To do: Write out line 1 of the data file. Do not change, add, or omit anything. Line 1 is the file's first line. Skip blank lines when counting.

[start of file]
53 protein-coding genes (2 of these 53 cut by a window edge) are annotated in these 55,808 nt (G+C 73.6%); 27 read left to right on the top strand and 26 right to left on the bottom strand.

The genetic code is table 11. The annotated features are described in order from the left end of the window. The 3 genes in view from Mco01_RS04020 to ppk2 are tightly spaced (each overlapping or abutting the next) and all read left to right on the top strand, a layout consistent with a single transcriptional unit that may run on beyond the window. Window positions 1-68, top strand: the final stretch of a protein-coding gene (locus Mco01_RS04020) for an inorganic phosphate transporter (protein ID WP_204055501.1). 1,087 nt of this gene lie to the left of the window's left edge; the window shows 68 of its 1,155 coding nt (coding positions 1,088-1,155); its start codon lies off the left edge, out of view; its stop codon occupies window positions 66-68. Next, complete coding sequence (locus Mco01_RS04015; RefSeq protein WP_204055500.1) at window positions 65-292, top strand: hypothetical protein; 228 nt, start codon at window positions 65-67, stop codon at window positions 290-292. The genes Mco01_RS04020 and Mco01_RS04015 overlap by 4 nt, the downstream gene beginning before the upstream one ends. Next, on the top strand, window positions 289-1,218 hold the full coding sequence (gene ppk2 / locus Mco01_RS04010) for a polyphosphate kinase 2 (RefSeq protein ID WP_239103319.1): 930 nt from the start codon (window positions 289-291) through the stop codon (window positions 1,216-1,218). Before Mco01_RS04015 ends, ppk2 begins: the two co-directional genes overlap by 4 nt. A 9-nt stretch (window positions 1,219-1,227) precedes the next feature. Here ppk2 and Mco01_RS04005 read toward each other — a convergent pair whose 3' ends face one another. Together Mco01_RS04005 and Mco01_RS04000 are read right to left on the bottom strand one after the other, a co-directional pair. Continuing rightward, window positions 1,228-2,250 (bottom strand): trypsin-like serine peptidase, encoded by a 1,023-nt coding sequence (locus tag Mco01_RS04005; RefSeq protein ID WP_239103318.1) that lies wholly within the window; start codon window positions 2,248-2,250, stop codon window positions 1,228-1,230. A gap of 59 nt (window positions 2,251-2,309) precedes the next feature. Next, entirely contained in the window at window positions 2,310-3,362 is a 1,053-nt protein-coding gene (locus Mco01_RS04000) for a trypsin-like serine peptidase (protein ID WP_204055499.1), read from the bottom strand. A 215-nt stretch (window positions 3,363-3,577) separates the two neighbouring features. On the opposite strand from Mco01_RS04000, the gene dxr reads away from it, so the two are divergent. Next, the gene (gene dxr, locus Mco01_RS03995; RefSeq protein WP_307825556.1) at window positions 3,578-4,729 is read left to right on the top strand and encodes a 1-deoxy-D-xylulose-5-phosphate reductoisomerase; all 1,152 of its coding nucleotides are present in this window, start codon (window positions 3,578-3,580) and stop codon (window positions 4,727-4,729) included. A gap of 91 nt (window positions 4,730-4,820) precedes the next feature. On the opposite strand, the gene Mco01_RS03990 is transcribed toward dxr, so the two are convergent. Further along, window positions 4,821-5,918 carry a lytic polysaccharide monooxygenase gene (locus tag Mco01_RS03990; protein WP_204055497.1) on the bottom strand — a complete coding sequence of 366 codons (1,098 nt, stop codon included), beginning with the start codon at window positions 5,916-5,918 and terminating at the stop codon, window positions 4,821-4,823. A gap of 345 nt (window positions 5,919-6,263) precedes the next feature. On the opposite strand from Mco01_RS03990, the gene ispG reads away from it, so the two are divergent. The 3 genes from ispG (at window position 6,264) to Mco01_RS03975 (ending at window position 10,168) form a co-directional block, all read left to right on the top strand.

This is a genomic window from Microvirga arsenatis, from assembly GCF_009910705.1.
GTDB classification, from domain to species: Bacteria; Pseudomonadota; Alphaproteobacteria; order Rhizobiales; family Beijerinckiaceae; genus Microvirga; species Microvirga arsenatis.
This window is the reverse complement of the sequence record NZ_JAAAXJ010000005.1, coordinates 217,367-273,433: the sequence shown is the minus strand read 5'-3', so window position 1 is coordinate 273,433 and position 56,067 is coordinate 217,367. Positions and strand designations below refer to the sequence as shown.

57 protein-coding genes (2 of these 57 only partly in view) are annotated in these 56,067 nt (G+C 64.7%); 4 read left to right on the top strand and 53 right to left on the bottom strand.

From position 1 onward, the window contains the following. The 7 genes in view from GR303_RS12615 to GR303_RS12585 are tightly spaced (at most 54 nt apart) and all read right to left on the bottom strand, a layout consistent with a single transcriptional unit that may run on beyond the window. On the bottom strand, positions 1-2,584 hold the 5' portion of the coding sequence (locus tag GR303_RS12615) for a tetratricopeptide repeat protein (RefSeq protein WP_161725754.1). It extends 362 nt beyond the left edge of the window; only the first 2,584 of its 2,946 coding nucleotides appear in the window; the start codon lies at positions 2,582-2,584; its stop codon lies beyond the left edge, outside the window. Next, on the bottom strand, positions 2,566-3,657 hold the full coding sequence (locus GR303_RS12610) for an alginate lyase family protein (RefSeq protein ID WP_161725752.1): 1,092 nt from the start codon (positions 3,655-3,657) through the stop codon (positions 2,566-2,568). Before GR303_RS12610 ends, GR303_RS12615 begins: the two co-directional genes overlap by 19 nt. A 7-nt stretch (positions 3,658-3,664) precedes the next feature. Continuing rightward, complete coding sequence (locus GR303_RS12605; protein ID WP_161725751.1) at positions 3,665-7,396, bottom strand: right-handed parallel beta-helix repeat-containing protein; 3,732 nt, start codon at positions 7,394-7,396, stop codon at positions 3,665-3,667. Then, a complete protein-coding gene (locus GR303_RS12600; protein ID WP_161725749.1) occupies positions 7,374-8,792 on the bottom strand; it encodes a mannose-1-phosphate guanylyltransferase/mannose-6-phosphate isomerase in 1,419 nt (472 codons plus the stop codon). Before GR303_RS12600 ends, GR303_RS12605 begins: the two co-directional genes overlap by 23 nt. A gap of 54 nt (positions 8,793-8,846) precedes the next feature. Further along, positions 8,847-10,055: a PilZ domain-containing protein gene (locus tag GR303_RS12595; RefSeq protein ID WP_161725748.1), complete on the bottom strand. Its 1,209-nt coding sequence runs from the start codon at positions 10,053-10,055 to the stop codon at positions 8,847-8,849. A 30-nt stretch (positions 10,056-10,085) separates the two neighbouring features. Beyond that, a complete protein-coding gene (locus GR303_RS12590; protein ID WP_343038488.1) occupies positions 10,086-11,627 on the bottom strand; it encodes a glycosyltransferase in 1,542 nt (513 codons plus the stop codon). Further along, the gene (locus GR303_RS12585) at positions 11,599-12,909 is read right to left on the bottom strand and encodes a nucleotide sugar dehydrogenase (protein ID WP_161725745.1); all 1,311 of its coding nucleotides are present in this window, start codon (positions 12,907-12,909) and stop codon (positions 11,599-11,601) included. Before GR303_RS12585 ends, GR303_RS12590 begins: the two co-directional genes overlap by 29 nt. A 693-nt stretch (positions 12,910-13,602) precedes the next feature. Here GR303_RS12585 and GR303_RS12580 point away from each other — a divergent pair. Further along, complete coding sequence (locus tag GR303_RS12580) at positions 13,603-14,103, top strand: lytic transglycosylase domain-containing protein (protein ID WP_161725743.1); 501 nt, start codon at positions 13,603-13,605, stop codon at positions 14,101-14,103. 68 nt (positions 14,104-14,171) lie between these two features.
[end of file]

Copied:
53 protein-coding genes (2 of these 53 cut by a window edge) are annotated in these 55,808 nt (G+C 73.6%); 27 read left to right on the top strand and 26 right to left on the bottom strand.